Howard mocked my concerns in 2004, hitting a combined .291/.380/.637 with 46 homers, 60 walks, and 166 strikeouts in 485 at-bat between Double-A and Triple-A in 2004, then went 11-for-39 (.282) with a pair of home runs (and 16 strikeouts) during a late major league trial. McGriff comparisons were rampant and prompted this comment entering ‘05:

If you watch Ryan Howard play, the obvious comparison is Fred McGriff: a chiseled first baseman with a huge power stroke from the left side. Howard is beefier than McGriff and will have to keep tabs on his weight, but I don’t think that will be a huge problem. You can’t ignore Howard’s 46 homers last year, and he played well in brief Major League action. But those strikeouts…oh, those strikeouts. Howard actually has adequate plate discipline and will take a walk, but I really can’t see him hitting for much of a batting average at this point, not with a whiff rate like that. . .McGriff took a lot more walks and didn’t strike out as much. He was a more complete hitter. . .Howard does have a chance to be a McGriff-type player, if he can improve his plate discipline a bit. If not, he’ll still be a valuable player because of his power, but not a borderline Hall-of-Famer like Fred. Grade B+.

Hahahaha, said Ryan Howard, laughing at my strikeout worries, hitting .288/.356/.567 in his rookie season in 2005 (winning Rookie of the Year) then a monstrous .313/.425/.659 with 58 homers in 2006 (along with 108 walks and 181 strikeouts), for a wRC+ of 162 and a 5.9 fWAR with an MVP trophy.

Alas, that turned out to be his peak season.

CENTURY 21 Home Run Derby
Ryan Howard, 2006 All Star Home Run Derby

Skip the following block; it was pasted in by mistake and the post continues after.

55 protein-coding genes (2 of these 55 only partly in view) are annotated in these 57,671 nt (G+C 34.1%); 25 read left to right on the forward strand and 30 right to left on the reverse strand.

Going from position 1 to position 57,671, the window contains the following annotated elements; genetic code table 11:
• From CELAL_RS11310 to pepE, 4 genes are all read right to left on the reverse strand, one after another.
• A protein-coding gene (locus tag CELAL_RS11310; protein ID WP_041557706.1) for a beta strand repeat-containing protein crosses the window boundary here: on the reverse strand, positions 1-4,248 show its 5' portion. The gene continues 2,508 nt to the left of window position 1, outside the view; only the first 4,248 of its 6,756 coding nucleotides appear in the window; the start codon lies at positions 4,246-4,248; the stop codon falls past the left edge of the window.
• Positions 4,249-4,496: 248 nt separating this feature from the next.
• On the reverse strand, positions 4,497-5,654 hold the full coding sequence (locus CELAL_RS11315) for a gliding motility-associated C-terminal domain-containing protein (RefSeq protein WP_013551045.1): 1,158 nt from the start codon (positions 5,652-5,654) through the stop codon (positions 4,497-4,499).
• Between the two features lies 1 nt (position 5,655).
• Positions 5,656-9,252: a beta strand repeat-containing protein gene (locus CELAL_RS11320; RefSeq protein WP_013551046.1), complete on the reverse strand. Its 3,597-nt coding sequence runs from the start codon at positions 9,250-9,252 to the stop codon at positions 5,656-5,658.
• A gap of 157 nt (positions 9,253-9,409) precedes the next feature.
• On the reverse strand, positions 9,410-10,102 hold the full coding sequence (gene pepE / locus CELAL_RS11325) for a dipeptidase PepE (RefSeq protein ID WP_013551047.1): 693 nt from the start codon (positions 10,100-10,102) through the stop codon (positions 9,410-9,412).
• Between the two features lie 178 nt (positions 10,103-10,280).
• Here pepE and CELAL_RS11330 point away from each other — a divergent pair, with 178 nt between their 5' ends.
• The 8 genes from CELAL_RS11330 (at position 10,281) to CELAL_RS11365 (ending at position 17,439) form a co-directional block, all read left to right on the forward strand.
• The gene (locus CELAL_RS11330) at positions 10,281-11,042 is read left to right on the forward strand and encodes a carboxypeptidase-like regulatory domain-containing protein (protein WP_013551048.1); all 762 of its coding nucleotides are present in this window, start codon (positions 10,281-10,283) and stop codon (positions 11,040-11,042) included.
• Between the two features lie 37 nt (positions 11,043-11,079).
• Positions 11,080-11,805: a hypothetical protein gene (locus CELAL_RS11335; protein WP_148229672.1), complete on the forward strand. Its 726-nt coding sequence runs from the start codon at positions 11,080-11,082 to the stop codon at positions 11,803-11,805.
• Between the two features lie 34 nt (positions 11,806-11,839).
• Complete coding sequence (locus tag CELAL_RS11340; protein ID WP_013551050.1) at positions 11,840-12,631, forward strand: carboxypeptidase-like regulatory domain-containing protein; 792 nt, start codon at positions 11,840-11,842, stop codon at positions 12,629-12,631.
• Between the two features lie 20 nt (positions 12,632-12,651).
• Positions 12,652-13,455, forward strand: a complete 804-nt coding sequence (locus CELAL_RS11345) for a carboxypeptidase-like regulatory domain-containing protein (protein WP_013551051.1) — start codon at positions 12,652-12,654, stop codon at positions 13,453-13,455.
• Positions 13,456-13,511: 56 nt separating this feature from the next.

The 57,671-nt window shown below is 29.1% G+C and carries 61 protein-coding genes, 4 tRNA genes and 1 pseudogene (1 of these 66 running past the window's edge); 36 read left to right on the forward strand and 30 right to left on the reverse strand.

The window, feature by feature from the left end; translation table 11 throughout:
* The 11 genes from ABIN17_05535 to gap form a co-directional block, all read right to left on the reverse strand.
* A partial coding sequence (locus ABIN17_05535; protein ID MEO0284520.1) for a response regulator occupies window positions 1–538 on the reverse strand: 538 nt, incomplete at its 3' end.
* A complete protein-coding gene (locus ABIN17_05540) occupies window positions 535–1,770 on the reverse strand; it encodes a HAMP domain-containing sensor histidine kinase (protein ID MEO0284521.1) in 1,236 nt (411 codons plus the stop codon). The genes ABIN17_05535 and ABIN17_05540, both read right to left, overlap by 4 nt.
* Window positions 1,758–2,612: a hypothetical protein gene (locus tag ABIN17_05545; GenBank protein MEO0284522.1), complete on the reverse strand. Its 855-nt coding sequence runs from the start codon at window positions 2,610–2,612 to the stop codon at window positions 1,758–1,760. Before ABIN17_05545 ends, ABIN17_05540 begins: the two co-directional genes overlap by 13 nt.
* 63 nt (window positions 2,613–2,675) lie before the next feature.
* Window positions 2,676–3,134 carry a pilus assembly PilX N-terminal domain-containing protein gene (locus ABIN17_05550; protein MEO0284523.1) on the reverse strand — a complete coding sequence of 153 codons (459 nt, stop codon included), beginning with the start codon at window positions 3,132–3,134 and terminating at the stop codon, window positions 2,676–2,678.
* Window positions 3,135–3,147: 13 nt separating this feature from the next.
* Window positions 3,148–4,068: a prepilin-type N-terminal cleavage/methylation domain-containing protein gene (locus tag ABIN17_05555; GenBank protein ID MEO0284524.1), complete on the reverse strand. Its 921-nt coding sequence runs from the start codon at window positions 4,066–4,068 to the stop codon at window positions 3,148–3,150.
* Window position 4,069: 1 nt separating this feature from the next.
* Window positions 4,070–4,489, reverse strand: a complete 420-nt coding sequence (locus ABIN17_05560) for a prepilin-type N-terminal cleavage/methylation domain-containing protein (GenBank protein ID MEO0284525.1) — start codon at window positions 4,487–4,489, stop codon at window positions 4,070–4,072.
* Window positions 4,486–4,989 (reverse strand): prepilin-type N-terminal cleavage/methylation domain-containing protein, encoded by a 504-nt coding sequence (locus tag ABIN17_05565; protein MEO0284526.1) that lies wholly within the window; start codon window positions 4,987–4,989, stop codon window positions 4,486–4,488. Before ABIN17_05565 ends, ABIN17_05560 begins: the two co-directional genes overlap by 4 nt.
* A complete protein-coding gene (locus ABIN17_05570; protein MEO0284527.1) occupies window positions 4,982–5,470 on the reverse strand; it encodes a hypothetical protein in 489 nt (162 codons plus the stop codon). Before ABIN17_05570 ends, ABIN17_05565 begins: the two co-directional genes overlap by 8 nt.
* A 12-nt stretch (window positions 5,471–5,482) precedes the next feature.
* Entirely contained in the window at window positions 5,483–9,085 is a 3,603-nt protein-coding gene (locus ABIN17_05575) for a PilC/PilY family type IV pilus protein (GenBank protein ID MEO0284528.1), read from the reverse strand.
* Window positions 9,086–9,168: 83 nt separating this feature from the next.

Photo by Al Bello/Getty Images

He settled in as a .260esque hitter the next five seasons, averaging 46 homers between ‘07 and ‘09 then 32 in ‘10 and ‘11. There were some PED rumors at one point but they were investigated and debunked by MLB, clearing his name.

His production eventually tailed off thanks to nagging injuries, age, and the changing nature of the game: teams began deploying shifts against the pull-hitting Howard and he struggled to adjust.

By 2014 Howard had problems keeping his batting average and on-base percentage at respectable levels and didn’t produce enough isolated power or defensive contributions to compensate, sinking his fWAR values below replacement level. This was particuarly unfortunate for the Phillies given the huge contract extension they gave him following his peak seasons.

Overall, Howard hit .258/.344/.515 over 1572 major league games with 382 homers, wRC+ 121, fWAR 19.8.

Howard was outstanding at his peak but in career terms he wasn’t as good as McGriff: top Sim Score comparisons are Mo Vaughn, Prince Fielder, Frank Howard, Richie Sexson, and Cecil Fielder, while first basemen with similar fWAR values in a similar amount of playing time are Cecil Fielder (19.0), Carlos Pena (18.7), and Sexson (16.8).

Ryan was not McGriff, but was certainly a valuable player and had a successful career, especially for a fifth-round pick.